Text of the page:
Archaeologists in Egypt expecting to find a mummy during their excavation of a burial chamber in Luxor have instead discovered a garland of flowers.
The 3,000-year-old garland is the first to be discovered.
It was found in the last of seven coffins which archaeologists had hoped would contain the mummies of royal queens or even Tutankhamun's mother.
Researchers and media had been invited into the chamber, near Tutankhamun's tomb, to watch the coffin's opening.
The chief curator of Cairo's Egyptian Museum said the surprise find was "even better" than discovering a mummy.
"I prayed to find a mummy, but when I saw this, I said it's better - it's really beautiful," said Nadia Lokma.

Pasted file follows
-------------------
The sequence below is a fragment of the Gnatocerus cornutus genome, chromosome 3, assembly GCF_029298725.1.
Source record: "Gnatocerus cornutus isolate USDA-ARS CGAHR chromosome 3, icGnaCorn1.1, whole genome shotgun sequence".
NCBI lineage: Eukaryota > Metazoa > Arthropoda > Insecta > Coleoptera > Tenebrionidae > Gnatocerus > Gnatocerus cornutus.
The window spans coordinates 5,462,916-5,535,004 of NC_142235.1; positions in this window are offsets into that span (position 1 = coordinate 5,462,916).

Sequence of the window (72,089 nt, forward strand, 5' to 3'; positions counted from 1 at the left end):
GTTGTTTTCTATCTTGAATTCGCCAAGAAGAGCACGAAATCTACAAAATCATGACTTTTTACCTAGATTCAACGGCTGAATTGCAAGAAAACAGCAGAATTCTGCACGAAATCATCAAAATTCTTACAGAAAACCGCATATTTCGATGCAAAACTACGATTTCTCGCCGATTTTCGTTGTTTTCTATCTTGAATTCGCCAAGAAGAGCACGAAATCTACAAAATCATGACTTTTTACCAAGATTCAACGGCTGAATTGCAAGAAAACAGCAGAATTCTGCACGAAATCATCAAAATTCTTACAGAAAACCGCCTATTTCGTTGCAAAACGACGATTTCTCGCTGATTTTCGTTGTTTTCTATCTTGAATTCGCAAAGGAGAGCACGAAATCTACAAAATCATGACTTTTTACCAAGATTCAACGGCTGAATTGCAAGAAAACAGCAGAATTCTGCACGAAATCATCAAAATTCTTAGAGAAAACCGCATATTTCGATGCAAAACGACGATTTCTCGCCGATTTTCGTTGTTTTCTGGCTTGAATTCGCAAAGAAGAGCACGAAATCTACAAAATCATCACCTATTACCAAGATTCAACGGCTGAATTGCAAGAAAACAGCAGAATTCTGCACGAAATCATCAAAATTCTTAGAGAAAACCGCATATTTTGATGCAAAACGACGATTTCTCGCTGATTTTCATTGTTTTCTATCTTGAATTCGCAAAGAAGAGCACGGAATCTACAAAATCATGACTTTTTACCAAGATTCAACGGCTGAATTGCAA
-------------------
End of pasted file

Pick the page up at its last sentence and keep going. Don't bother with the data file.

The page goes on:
"It's very rare - there's nothing like it in any museum. We've seen things like it in drawings, but we've never seen this before in real life - it's magnificent," she said.
Experts say ancient Egyptian royals often wore garlands entwined with gold strips around their shoulders in both life and death.
The burial chamber was the first to be discovered in the Valley of the Kings since Tutankhamun's tomb more than 80 years ago and was found by chance.
It is the 63rd tomb to be discovered since the valley was first mapped in the 18th century, and was unexpectedly found only five metres away from King Tutankhamun's.
However, the chamber's discovery did disprove the widely accepted belief that there were no tombs left to find in the Valley of the Kings.
The Valley of the Kings, near the city of Luxor in southern Egypt, was used for burials for around 500 years from 1540BC onwards.